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Tom Telesco’s best and worst draft picks at Raiders’ positions of need

Diving into the new GM’s draft history at QB, CB, DT and OL

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NFL Combine
Tom Telesco
Photo by Michael Hickey/Getty Images

In a bit of a surprise twist, the Las Vegas Raiders have filled their void at general manager by hiring Tom Telesco. Before the search even began, Mark Davis spoke to The Athletic about wanting to avoid pairing a rookie head coach with a rookie general manager, which is likely what led him to pick Telesco after hiring Antonio Pierce last week.

Telesco served as the San Diego/Los Angeles Chargers’ GM from 2013 to 2023, giving him plenty of experience in this role. That also means he has an extensive NFL Draft history to dive into.

The Raiders are expected to begin the offseason with the following positions as the team’s top needs: quarterback, cornerback, defensive tackle, interior offensive line and right tackle. Below is a look at Telesco’s best and worst draft picks at those spots to help get a gauge for how successful and consistent he’s been at filling those needs in the past.


Best pick: Justin Herbert (2020 Round 1, pick 6)

Worst pick: Easton Stick (2019 Round 5, pick 166)

Philip Rivers was already in the building when Telesco took over in San Diego so he doesn’t have a long track record of drafting quarterbacks. But the good news is he has a strong hit rate seeing as Herbert is one of the most talented and best young players at the position.

The rest of the GM’s selections behind center have been late-rounders/backup options — Brad Sorenson (2013, seventh-round), Stick and Max Duggan (2023, seventh-round) — so it’s hard to determine the “worst pick” in this category and that shouldn’t carry much weight.


Best pick: Asante Samuel Jr. (2021 Round 2, pick 47)

Worst pick: Craig Mager (2018 Round 3, pick 83)

Telesco had a couple of good finds at cornerback; Samuel Jr. and Desmond King.

While Samuel Jr. doesn’t have any accolades to his name yet, he has impressive ball skills with six interceptions and 35 passes defended during the regular season. He also had three picks and a couple of PBUs in the playoff game last year.

An argument could be made that King was an even better pick as he was a college safety before being selected in the fifth round and converting to a slot corner in the NFL. He’s put together a strong seven-year career that includes first-team All-Pro honors in 2018.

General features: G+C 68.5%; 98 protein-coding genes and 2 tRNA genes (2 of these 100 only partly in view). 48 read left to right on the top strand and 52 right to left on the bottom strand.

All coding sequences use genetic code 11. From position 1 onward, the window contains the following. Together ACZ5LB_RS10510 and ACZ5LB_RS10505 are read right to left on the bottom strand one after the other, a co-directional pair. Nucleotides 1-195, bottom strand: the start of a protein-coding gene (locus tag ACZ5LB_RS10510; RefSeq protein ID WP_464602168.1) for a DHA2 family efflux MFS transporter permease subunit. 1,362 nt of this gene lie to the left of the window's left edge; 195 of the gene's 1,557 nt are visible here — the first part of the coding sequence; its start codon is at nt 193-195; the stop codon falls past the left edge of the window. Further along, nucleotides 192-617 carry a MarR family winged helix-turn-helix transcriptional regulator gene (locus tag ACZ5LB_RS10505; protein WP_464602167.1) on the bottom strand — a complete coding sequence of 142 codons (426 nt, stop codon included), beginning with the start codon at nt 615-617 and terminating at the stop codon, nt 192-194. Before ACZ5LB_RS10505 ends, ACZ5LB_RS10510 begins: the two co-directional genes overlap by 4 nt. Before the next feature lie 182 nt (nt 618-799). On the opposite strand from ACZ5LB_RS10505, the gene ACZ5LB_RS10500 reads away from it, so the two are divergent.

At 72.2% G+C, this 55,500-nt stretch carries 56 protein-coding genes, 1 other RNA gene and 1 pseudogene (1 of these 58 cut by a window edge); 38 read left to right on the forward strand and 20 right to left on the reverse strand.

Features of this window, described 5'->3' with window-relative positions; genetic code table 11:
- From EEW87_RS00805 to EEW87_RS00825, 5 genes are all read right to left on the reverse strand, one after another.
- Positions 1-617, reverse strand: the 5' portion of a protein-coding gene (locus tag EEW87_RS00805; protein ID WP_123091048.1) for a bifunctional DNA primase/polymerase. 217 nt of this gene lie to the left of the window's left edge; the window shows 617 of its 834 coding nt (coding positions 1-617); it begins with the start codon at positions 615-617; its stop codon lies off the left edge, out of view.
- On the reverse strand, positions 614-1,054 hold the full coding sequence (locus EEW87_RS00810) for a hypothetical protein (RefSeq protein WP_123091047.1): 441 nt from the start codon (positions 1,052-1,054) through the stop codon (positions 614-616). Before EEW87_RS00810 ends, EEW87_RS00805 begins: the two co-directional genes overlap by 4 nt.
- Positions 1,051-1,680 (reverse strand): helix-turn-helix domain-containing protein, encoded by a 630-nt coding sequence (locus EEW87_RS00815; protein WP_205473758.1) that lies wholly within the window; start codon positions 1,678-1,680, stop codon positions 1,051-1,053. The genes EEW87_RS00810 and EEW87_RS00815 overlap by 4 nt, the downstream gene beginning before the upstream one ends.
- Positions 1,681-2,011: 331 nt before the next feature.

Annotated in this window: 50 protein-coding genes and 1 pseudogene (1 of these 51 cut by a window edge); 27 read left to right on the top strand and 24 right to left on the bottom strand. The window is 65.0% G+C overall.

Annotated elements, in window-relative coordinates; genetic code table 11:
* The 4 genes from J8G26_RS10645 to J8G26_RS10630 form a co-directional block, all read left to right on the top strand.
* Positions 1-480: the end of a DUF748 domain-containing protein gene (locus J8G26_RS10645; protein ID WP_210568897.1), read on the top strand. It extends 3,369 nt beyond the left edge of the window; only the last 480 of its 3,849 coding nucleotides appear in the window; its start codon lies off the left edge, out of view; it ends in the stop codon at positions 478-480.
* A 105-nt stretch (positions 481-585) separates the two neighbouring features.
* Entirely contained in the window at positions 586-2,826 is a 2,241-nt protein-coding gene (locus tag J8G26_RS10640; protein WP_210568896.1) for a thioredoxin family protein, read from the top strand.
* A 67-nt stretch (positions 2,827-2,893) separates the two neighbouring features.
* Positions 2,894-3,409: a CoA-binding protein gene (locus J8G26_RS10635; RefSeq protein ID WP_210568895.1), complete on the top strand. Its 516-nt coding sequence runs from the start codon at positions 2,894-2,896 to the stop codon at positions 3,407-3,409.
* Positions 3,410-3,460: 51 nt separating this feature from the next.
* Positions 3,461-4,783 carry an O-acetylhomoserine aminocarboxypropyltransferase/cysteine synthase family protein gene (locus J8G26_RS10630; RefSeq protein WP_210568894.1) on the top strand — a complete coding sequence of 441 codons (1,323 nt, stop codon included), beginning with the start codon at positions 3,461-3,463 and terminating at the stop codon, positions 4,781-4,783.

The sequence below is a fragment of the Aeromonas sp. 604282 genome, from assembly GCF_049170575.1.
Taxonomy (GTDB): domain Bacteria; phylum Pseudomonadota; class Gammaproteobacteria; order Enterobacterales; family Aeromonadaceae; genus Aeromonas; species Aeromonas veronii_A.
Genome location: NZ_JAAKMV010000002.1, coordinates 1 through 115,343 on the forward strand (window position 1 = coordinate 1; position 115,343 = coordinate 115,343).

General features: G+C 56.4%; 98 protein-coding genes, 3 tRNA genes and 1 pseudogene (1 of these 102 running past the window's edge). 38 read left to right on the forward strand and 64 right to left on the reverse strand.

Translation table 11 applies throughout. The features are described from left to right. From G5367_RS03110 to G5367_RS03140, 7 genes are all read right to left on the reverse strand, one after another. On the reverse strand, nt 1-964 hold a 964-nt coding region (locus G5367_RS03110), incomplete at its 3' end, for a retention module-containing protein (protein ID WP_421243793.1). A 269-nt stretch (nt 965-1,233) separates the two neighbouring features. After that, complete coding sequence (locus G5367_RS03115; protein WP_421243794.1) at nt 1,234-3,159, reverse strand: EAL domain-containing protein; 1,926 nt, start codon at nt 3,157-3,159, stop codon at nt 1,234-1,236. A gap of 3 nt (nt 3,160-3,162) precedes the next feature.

Telesco has spent a first-round pick on a corner once, Jason Verrett in 2014 (25th overall), but Verrett’s success is ambiguous. When healthy and on the field, he’s been very good and earned a Pro Bowl bid in 2015. However, he’s dealt with several season-ending injuries and has missed more games than he’s played in.

As for Mager, that’s a tough selection that Telesco will have to wear. The Texas State product did suffer a few injuries at the beginning of his career, but the Chargers ended up cutting him at the end of training camp two years after spending a top-100 pick on him. Mager had a short stint with the Denver Broncos after that but never caught on anywhere else.

Defensive Tackle

Los Angeles Chargers v Las Vegas Raiders
Jerry Tillery vs. Raiders 2022
Photo by Ethan Miller/Getty Images

Best pick: Justin Jones (2018 Round 3, pick 84)

Worst pick: Jerry Tillery (2019 Round 1, pick 28)

To be honest, Telesco’s track record with drafting defensive tackles is pretty underwhelming. Jones has been a starter since his second year in the league, including these last two seasons with the Chicago Bears, which isn’t bad value for a third-round pick. However, he’s far from a gem as a ‘solid at best’ caliber player.

Then there’s Tillery, who was a first-round bust for the Bolts. He played his way onto the bench in Los Angeles and then was released before his rookie contract expired, eventually landing in Las Vegas to play in a rotational role.

Interior Offensive Line

Best Pick: Dan Feeney (2017 Round 3, pick 71)

Worst Pick: Forrest Lamp (2017 Round 2, pick 38)

With Dylan Parham’s flexibility to play guard or center, the two positions are lumped together as one draft need for the Raiders.

This has been another sore spot for Telesco. Feeney was a solid starter for a few years with the Chargers but is far from someone a general manager can hang their hat on. Meanwhile, Lamp was nearly a first-round pick but spent most of his time either injured or on the bench as he started just one season in Los Angeles.

The jury is still out on 2022 first-rounder Zion Johnson, who has been underwhelming during his first two years in the league. While Jamaree Salyer got plenty of praise for being a Day 3 selection and filling in at left tackle as a rookie, he slid inside this past season and struggled.

Right Tackle

Best pick: Trey Pipkins III (2019 Round 3, pick 91)

Worst pick: Brenden Jaimes (2021 Round 5, pick 160)

Similar to quarterback, Telesco doesn't have many misses at right tackle and the “worst pick” in this situation shouldn’t carry much weight, if at all. Jaimes was viewed as a potential swing tackle option coming out of Nebraska but has been a reserve interior offensive lineman in Los Angeles.

The GM has plenty of hits at this spot, though. Pipkins III has been a solid starter for the Chargers over the last two seasons and was a great find as a Day 2 pick from a Division 2 school. D.J. Fluker (2013 Round 1, pick 11) was Telesco’s first selection as a general manager and was a quality starter from 2013 to 2020. Granted, Fluker was a better guard than tackle and is currently on the Raiders’ practice squad.

Also, the Chargers got three years of quality play from Sam Tevi, who was a sixth-round pick in 2017, and Rashawn Slater has been a stud on the left side of the line.

In other words, Telesco has a strong track record of drafting offensive tackles.